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Rizzo

Independent studies on rail transit

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My apologies if this has been discussed here at UP. Has anyone stumbled on any independent studies or research on the true effectiveness as an alternative transit option? I've looked through the web and sometimes I run into two sides painting a radically different picture of rail. You have on side of the spectrum hailing it as an effective transit alternative and one despising it per cost subsidy. In most cases the study of this transit option plays two ideologies -- the obvious ones I won't mention.

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An article about a study with discouraging findings about metro Boston commuter rail--specifically the failure of communities to appropriately adjust zoning when adding or restoring commuter rail service:

http://www.boston.com/news/globe/editorial...us_only_so_far/

"Above all, the data suggest that we should be very wary of claims that commuter rail will also produce a variety of indirect benefits, such as reducing sprawl or revitalizing ailing communities. If we want to fulfill those goals, the key is to craft good zoning and land-use policies ."

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I don't know if that really qualifies as an objective, unbiased study. I would have to read the actual report and know a little more background before I trust an op-ed piece written by a professor about a student.

In any case, I tend to think that it is rather unlikely that you would ever get such a thing. Just by virtue of doing the report, most companies are already going to display a bias, whether that is from who hired them, what the company does for work, and what the company has published before and needs to defend. Even educational studies are pretty suspect - most are done with the intention of getting a grade, and as anyone who has worked in these institutions knows, there is no such think as an unbiased professor.

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Indeed. For any study out there, it behooves you to find out who paid for it.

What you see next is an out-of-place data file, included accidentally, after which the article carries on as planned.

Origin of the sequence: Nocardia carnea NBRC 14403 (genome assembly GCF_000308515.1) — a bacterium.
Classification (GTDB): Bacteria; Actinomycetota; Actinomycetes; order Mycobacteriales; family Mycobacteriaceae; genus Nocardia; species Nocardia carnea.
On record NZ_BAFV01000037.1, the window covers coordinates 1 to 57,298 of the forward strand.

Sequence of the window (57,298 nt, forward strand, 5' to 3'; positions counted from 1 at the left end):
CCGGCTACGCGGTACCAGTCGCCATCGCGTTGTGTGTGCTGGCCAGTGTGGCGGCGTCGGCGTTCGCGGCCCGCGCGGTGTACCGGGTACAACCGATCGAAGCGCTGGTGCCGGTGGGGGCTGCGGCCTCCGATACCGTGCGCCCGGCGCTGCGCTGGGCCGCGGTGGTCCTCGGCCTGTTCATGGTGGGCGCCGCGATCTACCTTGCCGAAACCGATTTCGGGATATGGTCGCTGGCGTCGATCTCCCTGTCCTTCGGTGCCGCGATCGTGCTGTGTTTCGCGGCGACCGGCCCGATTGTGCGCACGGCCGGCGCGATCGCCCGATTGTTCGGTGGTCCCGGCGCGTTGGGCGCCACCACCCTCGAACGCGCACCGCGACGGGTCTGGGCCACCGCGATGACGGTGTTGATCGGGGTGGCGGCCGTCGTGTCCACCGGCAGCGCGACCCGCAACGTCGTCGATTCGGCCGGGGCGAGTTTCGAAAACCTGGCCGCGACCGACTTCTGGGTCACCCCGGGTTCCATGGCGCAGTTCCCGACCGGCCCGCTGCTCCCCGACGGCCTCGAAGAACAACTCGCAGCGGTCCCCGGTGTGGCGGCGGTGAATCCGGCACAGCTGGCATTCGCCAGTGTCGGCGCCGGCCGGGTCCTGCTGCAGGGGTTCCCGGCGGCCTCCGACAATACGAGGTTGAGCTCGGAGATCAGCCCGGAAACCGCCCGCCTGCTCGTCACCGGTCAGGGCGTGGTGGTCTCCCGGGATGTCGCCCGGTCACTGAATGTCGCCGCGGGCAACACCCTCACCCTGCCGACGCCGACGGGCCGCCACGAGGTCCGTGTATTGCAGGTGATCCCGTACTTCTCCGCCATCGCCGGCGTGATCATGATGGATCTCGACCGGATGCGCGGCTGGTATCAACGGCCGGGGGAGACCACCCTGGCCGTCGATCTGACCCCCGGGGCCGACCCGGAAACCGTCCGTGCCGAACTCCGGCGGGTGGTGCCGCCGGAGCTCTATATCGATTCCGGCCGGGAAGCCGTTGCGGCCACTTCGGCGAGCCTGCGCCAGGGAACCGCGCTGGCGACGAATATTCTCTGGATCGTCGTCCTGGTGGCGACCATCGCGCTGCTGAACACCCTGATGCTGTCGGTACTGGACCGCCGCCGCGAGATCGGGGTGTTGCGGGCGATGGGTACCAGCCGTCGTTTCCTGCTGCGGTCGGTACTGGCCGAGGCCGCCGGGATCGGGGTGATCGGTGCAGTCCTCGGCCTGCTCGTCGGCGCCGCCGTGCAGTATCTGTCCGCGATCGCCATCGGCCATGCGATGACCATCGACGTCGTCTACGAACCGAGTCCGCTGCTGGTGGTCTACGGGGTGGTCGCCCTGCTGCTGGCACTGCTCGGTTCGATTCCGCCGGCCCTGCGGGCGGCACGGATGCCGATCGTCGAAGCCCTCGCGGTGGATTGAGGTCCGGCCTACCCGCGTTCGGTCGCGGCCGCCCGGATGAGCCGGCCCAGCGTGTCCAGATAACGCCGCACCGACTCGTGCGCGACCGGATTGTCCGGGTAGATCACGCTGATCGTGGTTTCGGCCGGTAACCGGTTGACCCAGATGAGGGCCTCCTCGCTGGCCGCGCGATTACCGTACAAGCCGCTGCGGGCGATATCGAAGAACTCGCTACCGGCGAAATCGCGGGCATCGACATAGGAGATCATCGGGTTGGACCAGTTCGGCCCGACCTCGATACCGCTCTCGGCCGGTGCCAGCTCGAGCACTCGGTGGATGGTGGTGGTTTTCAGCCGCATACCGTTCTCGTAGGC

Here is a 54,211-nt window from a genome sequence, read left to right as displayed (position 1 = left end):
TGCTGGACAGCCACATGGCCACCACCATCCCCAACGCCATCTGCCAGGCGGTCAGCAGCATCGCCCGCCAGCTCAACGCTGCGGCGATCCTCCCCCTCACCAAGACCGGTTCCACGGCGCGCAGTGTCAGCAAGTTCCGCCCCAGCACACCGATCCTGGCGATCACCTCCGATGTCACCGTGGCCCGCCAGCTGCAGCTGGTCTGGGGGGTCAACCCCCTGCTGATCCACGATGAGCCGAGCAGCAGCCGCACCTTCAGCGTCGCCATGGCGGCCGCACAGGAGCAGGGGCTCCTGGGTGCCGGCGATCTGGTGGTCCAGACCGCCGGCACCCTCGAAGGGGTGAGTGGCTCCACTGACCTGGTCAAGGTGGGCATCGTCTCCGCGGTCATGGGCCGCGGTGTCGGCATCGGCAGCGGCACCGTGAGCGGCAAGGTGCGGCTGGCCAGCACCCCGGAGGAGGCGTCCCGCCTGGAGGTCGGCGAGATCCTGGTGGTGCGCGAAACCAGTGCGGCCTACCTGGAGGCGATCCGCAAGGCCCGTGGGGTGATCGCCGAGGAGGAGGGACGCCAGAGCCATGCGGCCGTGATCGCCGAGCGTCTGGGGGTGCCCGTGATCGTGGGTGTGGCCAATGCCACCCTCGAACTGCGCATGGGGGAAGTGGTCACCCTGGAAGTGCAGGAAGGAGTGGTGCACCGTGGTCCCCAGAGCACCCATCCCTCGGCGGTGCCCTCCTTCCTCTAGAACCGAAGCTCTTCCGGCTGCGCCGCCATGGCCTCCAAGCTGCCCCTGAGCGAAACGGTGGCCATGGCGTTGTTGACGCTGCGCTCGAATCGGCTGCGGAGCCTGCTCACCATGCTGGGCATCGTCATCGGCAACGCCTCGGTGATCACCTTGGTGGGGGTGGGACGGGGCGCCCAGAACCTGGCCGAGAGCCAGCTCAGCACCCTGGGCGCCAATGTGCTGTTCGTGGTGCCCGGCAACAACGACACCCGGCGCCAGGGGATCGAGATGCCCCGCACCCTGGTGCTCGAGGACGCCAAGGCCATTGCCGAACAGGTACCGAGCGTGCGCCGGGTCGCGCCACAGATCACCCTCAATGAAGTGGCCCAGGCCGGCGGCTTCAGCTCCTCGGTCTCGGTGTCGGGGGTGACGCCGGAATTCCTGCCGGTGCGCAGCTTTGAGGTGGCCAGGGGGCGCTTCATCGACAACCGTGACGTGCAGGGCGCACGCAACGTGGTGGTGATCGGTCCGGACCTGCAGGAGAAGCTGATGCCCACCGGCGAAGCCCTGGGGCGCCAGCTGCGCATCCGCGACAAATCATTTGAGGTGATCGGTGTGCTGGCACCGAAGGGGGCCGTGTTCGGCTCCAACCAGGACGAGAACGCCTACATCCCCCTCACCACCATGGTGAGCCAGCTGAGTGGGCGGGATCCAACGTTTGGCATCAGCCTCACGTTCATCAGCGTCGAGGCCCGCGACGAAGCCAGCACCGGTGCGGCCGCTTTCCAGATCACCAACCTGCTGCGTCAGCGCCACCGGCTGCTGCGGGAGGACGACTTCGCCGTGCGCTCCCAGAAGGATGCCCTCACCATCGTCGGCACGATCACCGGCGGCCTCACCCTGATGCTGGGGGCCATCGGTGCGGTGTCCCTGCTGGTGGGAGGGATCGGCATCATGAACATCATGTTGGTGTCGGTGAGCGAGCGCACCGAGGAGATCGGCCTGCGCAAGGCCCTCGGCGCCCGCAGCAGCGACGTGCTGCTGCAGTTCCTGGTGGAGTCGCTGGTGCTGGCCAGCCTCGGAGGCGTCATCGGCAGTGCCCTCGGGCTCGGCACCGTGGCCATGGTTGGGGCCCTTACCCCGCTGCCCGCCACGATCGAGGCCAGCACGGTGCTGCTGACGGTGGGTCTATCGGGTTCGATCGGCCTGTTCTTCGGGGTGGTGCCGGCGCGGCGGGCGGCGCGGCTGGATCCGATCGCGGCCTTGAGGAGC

In general there are a lot very negative anti-transit studies out there, because going to transit means changing the way things are done in most cities here in the USA and when that happens, a lot of people stand to lose out. There is a lot of vested interest in preserving the suburban life style centered around the automobile and the big box retail that goes with it. Transit promises to change this and a lot of people interested in maintaining this status quo become unglued and will do whatever they can to discredit transit.

Your best bet is to look for case studies on what has happened to cities that have built or expanded rail transit in the past 35 - 40 years vs those that didn't.

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I'd say that for every pro-rail transit study there was two anti studies. When I was reading various rebuttals they would rarely present coherent points. Some things just didn't make sense. It was really hard to read some studies, they read almost like two grade school girls

arguing. Some were blatant in their "bone to pick." I'm sorry, but I quickly discredit that form of discussion.

Thanks for the input.

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I'm not sure that it is fair to characterize this study as anti-rail. It's findings show a major flaw in transit policy: commuter rail service does not by itself bring dramatic changes in land use, since land use depends on local zoning laws. The author was quoted in some newspaper article saying "If you want to change the land use, then for God's sake, change the land use!"